A time-saving tip for a busy mom like me is knowing when to hover around the stove and stir; not the entire 25-30 minutes of cooking time, but only for the last 5 minutes, when the grain has turned sticky and has more potential to burn on the bottom of the pot. Before then, just stir the pot every 5 minutes or so while keeping your little ones happy. In the end, perfect porridge is achieved without much elbow grease or accidents happening in the living/play room.

Toasting the grains take an extra 5 minutes at the beginning but it is so worthwhile. It really elevates a regular, oat-mealy porridge into something quite fragrant and earthy. I toast my grains dry but I think you can use a pat of butter, too.

Finally, don't skip/skimp on the salt. I use 1/2 teaspoon of salt, but many will find this too salty. I adore the contrast between the sweet maple syrup, the tartness of the fruit and the saltiness of the porridge. A little bit of salt will turn your porridge from just ok, to WOW!

Breakfast Porridge with Steel Cut Oats, Quinoa and Amaranth

makes a pot enough for one hungry family

1 cup of grains (I chose 1/3 c of each steel cut oats, quinoa and amaranth)
3 cups of liquid (milk, or water, or in my case 1 1/2 cups of each water and whole milk)
1/4 - 1/2 teaspoonful of salt.

If using quinoa, wash it thoroughly under running water to get rid of saponin (a substance that coats the quinoa and makes it taste bitter).

Toast the grain over medium-high heat for about 5 minutes or until it turns a bit golden and smells nutty. This step also helps to dry the quinoa which we just rinsed.

Once toasted, pour in the liquid, crank up the heat to high. Bring everything to boil, then lower the heat and simmer, uncovered, for 25-30 minutes to desired doneness (we like our porridge crunchy, so I stop around the 25-min mark) -- stirring occasionally & judiciously.

Topping ideas include:
Brown sugar, maple syrup, a bit more milk to thin out the porridge or cream to make it richer, fruit compote, figs, honey.. practically endless. We used up our last precious homemade peach compote that we canned earlier in Summer.


The "Alphabet Cheek Dictionary" MOTW: J is for Coral

The J-Coral look is perhaps the most no-brainer look in the series but with a little bit of a twist. Again, we see flip-flop placement of (colored) blush in lieu of highlighter in the J-section area around the cheek bone up toward the temple -- a doppelgänger of the red blush on the cheek hollow from last week's look. Bizzaro universe, indeed!

In Bizzaro Seinfeld, did Elaine probably wear her blush as contour and highlight?

The Tuto

The soft-coral blush (Chicca Flush Blush Powder in 05 Peach Mission, other alternative products included matte-peach from THREE, Ipsa and RMK) on top of the cheek bones creates the air of healthy "charm." Continue blending the blush upward towards the temple to give a more "lifted cheeks" effect by accentuating the J-curve.

The tutorial features powder blush using medium-sized, stubby cheek brush, not unlike Tom Ford's blush brush (although the tutorial does not specify the kind of blush brush used). 

Start in the center of the cheek, from the highest point when smiling (I assume this would be the apples), glide along the cheek bone upward. Then resting the brush on the temple, brush lightly in short strokes near the hairline.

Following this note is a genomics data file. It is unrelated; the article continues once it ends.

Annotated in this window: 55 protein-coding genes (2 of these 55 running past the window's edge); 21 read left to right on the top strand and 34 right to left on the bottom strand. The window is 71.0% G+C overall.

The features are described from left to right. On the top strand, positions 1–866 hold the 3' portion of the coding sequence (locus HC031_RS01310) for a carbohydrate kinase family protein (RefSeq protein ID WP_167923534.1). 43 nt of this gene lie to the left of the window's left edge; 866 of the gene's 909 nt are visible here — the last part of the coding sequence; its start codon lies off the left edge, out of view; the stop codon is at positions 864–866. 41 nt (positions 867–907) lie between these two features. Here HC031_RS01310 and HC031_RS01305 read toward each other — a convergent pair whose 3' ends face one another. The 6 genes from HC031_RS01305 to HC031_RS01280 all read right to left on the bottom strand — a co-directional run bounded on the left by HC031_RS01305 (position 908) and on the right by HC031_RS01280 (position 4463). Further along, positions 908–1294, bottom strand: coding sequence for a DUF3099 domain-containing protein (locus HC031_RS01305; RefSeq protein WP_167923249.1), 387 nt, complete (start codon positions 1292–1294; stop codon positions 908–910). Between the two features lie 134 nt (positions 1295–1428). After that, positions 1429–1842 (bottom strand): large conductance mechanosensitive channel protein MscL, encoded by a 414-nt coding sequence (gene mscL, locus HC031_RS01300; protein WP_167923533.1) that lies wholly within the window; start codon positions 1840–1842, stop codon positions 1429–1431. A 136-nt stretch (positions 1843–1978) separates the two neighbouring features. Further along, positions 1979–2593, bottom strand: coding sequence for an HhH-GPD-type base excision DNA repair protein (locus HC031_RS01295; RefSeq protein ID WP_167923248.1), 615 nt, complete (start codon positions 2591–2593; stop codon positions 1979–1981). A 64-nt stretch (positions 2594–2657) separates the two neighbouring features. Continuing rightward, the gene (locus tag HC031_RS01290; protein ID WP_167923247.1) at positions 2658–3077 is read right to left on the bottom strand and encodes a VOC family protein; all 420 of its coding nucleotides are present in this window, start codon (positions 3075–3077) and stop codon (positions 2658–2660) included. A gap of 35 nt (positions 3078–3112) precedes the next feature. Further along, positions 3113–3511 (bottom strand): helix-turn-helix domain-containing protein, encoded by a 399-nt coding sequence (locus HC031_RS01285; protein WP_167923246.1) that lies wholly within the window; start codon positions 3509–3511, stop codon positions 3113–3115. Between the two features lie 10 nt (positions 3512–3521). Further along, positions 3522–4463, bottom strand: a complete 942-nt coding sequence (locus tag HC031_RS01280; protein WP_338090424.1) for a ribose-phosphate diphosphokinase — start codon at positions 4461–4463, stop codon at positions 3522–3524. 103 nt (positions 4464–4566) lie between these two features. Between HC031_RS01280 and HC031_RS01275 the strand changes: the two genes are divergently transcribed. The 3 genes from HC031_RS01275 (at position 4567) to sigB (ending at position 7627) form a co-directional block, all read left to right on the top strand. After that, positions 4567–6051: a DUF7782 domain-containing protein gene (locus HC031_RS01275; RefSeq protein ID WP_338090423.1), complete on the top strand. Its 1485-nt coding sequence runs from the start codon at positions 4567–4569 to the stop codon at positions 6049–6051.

Shimmery golden wash on the moving lids (Addiction Beauty 3AM eye shadow, from Eivissa Dream collection 2014), pinky-shimmer on bottom lash line (Laura Mercier Caviar Stick in Sea Shell), slight-winged eye liner and a nude mouth (MAC Close Contact lipstick) finish the look.

Products Used

  • Burberry Eye Shadow in Pearl White is used as an all-over base, along with Burberry Eye Liner in Midnight Ash. In retrospect, I could have used the golden-shimmery champagne shade from Chanel Mystere quad on the upper lid and By Terry Ombre Blackstar in Frozen Quartz for the bottom lid, but I think, again, the point of the look is not the eyes but the healthy-looking cheek.
  • Chanel Joues Contraste in Espiegle, the perfect apricot-coral (as opposed to pinky-coral) for this look. Note that the look is achieved using matte/non-pearl blush, I think JC has somewhat of a low-wattage pearl which fits the bill.
  • Aerin Lipstick in Sunday Morning is my go-to nudy peachy lip.

My Impression

An easy, very wearable look, despite the bizzaro placement of blush on the highlighter area. Definitely give this a try!



Tamagoyaki (Japanese omelette) is one of those deceitfully simple dish that needs a bit of an experience and skill to do. Here, I'll share with you mine so you won't have to waste a perfectly good egg mixture.

Tips for success:
  • Use non-stick pan if you have one, it does not need to be the rectangular-special tamagoyaki pan (as you'll see below). You don't need a non-stick pan but if you use it, it'll make things a lot easier.
  • Use plenty of oil: the right amount is when you can see beads of oil on the pan floating around but not swimming, it is quite a bit of oil!
  • Use medium-high heat. The egg will cook very fast but it needs to be on rather high heat.

(makes 3 servings)

3 eggs
3 Tbs water/dashi
1 tsp mirin
1 Tbs sugar
1 tsp soy sauce
a pinch of salt (optional)
minced parsley or chopped green onion (optional)

Mix all the above ingredients together, set aside.
Heat the pan on medium-high heat and smear generously with paper towel-soaked oil (see above tip for oil). Test the pan for readiness: a smidgen of egg mixture should bubble vigorously when dropped on the surface.
Pour about 1/3 of egg mixture . Swirl it around the pan -- the egg should be a bit thicker than a crepe but thinner than a pancake. Wait until the surface is almost set and custardy-looking before rolling the egg toward you. Keep rolling the egg then slide the rolled egg on the other side of the pan. Oil the pan generously and repeat the same process until all egg mixture is used.